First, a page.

01 Sep Artist of the West: Natural Impressions
“Art is an experience, not an object.”
— Robert Motherwell
WHEN SCULPTOR GEORGE BUMANN PULLS DOWN the dark shade in his small studio, a mile or so outside of Gardiner, Montana, he opens himself up to the wilderness in which he works, lives and breathes. He knows his surroundings intimately, feeling his way through the clay, as if by heart.
Living in the sagebrush and bare rocky soil are the subjects Bumann studies: the last wolf in a dying pack, a neighbor’s ewe, the delicate legs of a 2-ton bison. With a master’s degree in wildlife ecology, Bumann understands the animals on a deeper level than most. It is from this understanding, this innate knowing, that he is able to communicate a language of survival, strife and unobstructed beauty.
Because of his proximity to Yellowstone National Park, Bumann can “watch elk ears or noses for a day,” he says. “Maybe I’ll see a buffalo being born, two wolf packs collide, or a grizzly bear mother with her cubs. Just by being there, I’m building my inner knowledge. There is so much here for art to celebrate — things can fade in your memory so easily — and art is the means of exercising the muscle of understanding. I want to remember the moment that stops you cold.”
To understand the depth at which Bumann studies his subjects, he will spend a whole day with one animal — if he can — to see how the ears stand or the muscles in the neck move with each new situation.
His sculpture, Endurance, is an emotional portrait of the last wolf in the Druid Peak pack.
“It came from the ability to follow an individual around for five years,” he says. “To internalize it. It became a real relationship.”
That pack was reduced from 37 to four before Bumann’s eyes.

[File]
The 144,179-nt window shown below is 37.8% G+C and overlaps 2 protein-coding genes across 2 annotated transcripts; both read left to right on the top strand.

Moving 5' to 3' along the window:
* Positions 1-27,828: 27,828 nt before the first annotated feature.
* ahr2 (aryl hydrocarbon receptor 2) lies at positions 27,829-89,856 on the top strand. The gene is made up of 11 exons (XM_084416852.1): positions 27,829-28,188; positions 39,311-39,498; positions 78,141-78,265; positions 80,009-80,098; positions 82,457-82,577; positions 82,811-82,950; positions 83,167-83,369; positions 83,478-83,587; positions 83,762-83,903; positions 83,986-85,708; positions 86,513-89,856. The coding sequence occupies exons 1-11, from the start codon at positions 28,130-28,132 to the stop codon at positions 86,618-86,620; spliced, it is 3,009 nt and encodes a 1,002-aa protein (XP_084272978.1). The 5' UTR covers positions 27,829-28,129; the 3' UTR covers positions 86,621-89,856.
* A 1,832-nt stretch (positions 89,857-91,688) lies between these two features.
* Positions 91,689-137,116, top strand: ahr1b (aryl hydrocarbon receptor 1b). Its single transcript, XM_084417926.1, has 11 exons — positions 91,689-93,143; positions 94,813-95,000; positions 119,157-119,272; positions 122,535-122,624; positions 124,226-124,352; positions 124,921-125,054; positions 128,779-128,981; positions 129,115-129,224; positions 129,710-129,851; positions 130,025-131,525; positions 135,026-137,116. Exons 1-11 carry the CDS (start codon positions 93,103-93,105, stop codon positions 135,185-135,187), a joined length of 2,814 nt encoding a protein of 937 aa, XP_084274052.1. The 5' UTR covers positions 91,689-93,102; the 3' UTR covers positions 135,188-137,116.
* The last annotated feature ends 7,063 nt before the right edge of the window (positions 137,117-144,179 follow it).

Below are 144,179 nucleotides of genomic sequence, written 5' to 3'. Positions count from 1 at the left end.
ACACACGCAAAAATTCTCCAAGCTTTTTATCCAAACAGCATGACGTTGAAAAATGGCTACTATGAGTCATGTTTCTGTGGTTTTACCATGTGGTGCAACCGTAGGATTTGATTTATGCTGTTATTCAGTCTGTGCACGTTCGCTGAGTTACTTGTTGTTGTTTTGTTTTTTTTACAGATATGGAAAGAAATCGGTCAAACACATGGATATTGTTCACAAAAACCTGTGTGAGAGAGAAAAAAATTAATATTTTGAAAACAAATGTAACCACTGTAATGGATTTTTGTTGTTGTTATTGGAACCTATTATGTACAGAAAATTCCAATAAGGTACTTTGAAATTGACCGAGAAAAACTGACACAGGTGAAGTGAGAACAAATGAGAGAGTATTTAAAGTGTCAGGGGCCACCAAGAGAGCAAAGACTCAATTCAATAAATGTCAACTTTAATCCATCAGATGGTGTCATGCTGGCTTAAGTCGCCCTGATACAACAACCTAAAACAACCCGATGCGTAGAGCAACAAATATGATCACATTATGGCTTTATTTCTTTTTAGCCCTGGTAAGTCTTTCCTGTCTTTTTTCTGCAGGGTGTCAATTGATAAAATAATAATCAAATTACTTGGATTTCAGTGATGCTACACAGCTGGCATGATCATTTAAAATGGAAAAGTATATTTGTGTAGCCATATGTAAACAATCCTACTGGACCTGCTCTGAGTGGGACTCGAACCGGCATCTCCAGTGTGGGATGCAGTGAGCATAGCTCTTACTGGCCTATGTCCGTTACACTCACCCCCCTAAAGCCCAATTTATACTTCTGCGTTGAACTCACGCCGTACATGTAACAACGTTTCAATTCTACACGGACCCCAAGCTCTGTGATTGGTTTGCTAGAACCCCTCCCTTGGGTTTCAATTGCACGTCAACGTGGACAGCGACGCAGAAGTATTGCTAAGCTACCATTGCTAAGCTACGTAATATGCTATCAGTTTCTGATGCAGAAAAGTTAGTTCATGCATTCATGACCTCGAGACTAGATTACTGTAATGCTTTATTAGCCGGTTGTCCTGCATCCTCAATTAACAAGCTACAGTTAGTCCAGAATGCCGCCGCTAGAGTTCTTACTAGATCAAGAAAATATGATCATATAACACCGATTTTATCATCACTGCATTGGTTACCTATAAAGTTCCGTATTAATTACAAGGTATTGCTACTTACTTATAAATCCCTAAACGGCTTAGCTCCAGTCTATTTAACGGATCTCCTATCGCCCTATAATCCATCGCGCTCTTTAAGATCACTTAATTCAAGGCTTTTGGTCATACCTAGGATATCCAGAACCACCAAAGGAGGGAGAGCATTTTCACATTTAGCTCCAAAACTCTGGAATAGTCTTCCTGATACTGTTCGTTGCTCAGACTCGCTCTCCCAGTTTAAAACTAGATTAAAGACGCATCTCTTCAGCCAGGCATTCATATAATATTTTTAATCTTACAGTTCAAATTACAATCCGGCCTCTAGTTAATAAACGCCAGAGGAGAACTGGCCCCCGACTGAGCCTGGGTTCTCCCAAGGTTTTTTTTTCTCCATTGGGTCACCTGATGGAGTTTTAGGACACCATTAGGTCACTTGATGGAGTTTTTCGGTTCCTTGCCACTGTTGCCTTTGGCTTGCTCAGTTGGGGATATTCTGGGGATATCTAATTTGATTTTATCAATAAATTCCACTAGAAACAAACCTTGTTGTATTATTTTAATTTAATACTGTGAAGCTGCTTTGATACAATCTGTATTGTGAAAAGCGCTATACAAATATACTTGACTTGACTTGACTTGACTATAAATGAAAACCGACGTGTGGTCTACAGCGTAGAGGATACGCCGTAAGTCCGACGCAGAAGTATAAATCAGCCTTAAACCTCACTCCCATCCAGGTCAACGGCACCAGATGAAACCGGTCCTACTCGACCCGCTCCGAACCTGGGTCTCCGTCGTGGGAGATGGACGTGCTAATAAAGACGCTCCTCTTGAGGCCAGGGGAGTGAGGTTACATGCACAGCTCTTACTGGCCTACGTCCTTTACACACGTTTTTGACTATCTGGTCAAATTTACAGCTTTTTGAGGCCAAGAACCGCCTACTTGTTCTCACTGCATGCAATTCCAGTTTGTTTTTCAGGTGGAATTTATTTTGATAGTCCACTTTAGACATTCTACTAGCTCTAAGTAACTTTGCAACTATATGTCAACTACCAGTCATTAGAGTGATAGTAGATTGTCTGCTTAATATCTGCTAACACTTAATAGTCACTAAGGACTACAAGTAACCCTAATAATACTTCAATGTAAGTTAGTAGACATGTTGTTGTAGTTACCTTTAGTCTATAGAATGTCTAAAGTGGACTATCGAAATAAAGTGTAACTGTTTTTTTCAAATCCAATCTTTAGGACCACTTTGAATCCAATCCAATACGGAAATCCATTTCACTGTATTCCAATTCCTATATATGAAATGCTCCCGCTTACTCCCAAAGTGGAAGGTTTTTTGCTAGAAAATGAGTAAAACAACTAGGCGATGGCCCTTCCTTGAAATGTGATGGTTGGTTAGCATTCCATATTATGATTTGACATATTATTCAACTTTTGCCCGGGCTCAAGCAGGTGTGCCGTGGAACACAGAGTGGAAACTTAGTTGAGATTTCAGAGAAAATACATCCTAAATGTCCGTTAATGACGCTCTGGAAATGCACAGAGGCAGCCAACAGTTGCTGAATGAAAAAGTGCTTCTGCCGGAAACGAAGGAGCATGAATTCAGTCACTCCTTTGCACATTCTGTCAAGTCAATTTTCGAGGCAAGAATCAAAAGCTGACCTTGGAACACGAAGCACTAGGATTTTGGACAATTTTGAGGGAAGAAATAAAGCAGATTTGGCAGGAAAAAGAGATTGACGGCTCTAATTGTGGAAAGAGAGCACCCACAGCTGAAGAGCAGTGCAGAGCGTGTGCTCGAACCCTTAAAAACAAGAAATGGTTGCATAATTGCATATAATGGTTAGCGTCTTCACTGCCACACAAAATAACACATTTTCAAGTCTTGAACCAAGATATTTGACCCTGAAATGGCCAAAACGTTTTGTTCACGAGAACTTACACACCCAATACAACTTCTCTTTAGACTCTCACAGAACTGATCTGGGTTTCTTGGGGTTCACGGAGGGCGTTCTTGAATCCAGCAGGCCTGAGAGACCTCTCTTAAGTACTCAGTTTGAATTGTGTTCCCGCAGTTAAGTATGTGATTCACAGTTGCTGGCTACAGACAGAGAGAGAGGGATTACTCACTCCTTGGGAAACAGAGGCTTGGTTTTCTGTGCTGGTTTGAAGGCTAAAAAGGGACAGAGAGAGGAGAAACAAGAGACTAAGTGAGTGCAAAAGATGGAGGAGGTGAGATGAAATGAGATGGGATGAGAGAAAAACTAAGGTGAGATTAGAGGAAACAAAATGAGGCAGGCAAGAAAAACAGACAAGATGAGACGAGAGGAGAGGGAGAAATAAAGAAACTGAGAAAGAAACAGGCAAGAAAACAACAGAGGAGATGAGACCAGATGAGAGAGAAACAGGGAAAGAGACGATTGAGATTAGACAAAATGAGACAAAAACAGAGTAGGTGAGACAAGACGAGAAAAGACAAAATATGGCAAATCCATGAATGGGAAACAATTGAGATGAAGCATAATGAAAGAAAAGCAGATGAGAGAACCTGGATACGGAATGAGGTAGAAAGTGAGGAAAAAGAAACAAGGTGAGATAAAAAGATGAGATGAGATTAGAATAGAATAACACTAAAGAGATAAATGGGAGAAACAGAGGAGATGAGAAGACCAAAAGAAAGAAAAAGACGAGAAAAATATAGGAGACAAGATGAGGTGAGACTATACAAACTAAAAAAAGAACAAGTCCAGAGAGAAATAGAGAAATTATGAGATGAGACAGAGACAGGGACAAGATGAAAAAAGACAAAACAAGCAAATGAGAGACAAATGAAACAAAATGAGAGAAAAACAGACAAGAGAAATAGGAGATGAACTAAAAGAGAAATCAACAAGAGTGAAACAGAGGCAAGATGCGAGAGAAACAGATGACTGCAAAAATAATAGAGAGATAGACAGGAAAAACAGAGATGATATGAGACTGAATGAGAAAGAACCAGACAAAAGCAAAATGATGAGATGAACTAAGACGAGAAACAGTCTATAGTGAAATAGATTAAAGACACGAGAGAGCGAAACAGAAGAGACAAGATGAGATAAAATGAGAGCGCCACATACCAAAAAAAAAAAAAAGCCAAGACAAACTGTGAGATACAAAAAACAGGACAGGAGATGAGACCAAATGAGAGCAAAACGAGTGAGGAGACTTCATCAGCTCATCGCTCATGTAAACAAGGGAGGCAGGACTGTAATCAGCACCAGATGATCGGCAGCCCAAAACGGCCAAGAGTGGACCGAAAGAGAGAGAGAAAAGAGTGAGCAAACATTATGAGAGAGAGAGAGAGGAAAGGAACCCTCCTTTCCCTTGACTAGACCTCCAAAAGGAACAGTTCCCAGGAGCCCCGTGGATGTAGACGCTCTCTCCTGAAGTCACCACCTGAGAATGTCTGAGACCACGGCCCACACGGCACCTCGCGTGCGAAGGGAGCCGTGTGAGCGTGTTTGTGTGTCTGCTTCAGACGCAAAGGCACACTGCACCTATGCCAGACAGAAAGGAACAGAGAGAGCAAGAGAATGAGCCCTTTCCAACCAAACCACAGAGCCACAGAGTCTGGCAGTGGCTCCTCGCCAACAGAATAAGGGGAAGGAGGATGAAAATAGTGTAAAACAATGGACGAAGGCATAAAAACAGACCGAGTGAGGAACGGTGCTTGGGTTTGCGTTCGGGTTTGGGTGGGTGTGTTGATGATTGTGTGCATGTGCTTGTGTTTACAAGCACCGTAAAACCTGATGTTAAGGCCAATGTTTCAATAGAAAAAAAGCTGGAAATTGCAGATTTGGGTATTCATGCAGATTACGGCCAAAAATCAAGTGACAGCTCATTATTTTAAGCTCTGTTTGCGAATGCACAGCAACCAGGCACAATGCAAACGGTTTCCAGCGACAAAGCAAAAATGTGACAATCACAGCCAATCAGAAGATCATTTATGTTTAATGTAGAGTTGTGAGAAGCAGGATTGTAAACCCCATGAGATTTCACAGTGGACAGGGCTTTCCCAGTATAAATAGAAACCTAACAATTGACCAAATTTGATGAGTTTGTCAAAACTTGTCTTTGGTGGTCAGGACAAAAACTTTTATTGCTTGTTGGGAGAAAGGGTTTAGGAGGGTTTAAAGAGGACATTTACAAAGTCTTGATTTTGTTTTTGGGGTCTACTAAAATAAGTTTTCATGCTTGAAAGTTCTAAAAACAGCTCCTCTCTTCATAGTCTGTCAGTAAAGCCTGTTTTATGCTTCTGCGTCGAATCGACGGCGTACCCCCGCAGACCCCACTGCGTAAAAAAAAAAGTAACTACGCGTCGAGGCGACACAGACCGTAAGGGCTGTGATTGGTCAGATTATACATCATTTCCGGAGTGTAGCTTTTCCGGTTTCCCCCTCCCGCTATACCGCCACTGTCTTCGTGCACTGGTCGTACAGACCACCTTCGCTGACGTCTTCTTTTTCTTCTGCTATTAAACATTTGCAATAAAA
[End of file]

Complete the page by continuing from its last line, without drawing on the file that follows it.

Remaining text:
“They all had mange,” he says. “They couldn’t lie down in the snow because they were so cold, so they’d huddle together. It was gut-wrenching to watch.”
All of the Druid Peak pack is gone now.
Except for the small bronze piece that Bumann holds in the palm of his hand. Only 5 inches long, single pads of clay make up its coat, hanging onto the bones like a gasp, head bent, ears forward, tail down. With gouging haunches, Bumann’s fingerprints impart a piece of himself onto the wolf — the piece he lost watching the pack die.
He opens an overhead cabinet to reveal dozens of miniature wolves, elk, bison and moose. These are his sketches, like painters keep on the wall, although Bumann does have some of those as well.
“I come back to these studies to see if they hold up,” he says. “Some ideas need to gestate.”
Like the 22-inch bronze of the bull moose he pulls out from beneath a cloth.
“One day I was in the Tetons with a bull moose, his lady and a calf, when another bull came up,” he says. “That bull moose ran him off, I tried to follow him for bit.”
Bumann waited until he returned, one-and-a-half-hours later.
“You see that coiled spring, those ears, up and pointed, the tautness in his back and the gorgeous serpentine line of his spine,” he says. “I know the musculature but I also need to know what it was that made me stop at that moment to look at the bull. That tension of knowing he only has two weeks a year to further the species.”
Bumann does that by not replicating the wildlife he sculpts, but instead getting just the right distortion to portray a certain state of grace.
“I’m concerned about the edges, where the light reacts with the surface,” he says. By using such tools as a jagged-tooth dry wall knife or a piece of firewood with just the right face and curl, Bumann can play with the skin of the sculpture. “I’ll try to enhance certain aspects to work with the light.”
Meredith Plesko, owner of Insight Gallery in Fredericksburg, Texas, represents Bumann’s work.
“I think what drew us to George’s work was his fresh approach, which is more impressionistic,” Plesko says. “You understand that he has this vast knowledge of the animals but then he adds his artistic vision to it. His work is well-rooted in anatomy but he gives it his own take.”
Plesko commented that although her collectors live in Texas, and don’t see the wildlife Bumann sculpts, they’re still attracted to his work.
“Collectors have really responded to his sculpture,” she says. “People are drawn to his work because they appreciate his approach and … the quality it represents. Quality always sells. Trends, fads, you can’t go with that. The basic elements of sculpture, that’s what wins out in the long run.”